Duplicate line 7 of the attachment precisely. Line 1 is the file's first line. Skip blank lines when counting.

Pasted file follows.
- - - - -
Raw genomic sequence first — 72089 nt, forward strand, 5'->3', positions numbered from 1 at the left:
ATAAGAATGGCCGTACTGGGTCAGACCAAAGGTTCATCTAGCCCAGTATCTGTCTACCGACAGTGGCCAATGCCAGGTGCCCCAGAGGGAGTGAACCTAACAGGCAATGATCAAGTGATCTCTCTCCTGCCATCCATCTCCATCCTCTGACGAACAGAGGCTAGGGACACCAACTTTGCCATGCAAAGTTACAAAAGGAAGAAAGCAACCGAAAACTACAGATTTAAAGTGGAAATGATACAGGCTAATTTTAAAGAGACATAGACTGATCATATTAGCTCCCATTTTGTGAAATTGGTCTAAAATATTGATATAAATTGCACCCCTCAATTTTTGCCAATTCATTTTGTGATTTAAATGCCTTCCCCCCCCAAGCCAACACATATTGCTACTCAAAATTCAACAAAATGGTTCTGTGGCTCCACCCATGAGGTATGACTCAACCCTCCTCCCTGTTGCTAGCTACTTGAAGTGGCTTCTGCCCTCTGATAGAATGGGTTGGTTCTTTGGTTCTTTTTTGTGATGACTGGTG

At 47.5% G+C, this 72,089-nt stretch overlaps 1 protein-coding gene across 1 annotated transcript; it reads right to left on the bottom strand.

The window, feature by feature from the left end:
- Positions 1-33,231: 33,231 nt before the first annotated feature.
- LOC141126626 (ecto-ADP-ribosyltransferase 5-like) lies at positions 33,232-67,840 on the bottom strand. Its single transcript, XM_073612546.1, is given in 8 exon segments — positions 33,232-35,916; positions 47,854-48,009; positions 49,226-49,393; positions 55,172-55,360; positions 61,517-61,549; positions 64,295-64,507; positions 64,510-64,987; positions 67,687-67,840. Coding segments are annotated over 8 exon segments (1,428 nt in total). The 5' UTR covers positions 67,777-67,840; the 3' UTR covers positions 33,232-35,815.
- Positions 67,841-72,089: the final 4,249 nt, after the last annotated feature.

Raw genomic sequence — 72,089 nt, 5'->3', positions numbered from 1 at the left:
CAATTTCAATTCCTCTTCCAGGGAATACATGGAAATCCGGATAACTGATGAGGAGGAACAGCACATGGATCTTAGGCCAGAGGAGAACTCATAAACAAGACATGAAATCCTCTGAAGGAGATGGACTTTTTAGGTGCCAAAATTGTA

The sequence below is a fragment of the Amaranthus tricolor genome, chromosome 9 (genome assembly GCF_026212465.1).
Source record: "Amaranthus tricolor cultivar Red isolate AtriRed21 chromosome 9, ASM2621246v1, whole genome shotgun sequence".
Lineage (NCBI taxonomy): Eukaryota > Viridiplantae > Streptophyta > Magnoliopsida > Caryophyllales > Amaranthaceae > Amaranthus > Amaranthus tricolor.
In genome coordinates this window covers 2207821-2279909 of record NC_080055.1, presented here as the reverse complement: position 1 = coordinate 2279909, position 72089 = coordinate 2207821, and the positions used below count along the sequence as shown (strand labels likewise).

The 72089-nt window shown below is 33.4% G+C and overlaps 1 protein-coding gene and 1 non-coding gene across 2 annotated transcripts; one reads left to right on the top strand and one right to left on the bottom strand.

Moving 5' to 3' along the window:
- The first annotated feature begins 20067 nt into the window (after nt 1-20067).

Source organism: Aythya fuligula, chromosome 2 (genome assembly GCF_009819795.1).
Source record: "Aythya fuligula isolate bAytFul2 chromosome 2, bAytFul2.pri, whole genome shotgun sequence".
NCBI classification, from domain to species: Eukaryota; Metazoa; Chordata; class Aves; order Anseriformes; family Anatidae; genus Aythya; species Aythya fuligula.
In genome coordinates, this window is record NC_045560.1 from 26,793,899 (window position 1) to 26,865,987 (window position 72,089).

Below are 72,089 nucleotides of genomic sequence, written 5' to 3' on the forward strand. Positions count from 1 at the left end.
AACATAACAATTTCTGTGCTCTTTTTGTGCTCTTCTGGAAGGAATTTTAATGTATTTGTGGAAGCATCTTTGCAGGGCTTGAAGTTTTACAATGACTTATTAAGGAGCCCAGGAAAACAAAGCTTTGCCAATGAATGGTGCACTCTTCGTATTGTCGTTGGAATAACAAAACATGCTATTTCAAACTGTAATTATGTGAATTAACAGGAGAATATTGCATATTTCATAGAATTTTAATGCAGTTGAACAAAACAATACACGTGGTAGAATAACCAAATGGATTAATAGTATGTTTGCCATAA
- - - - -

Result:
- Positions 67,841-72,089: the final 4,249 nt, after the last annotated feature.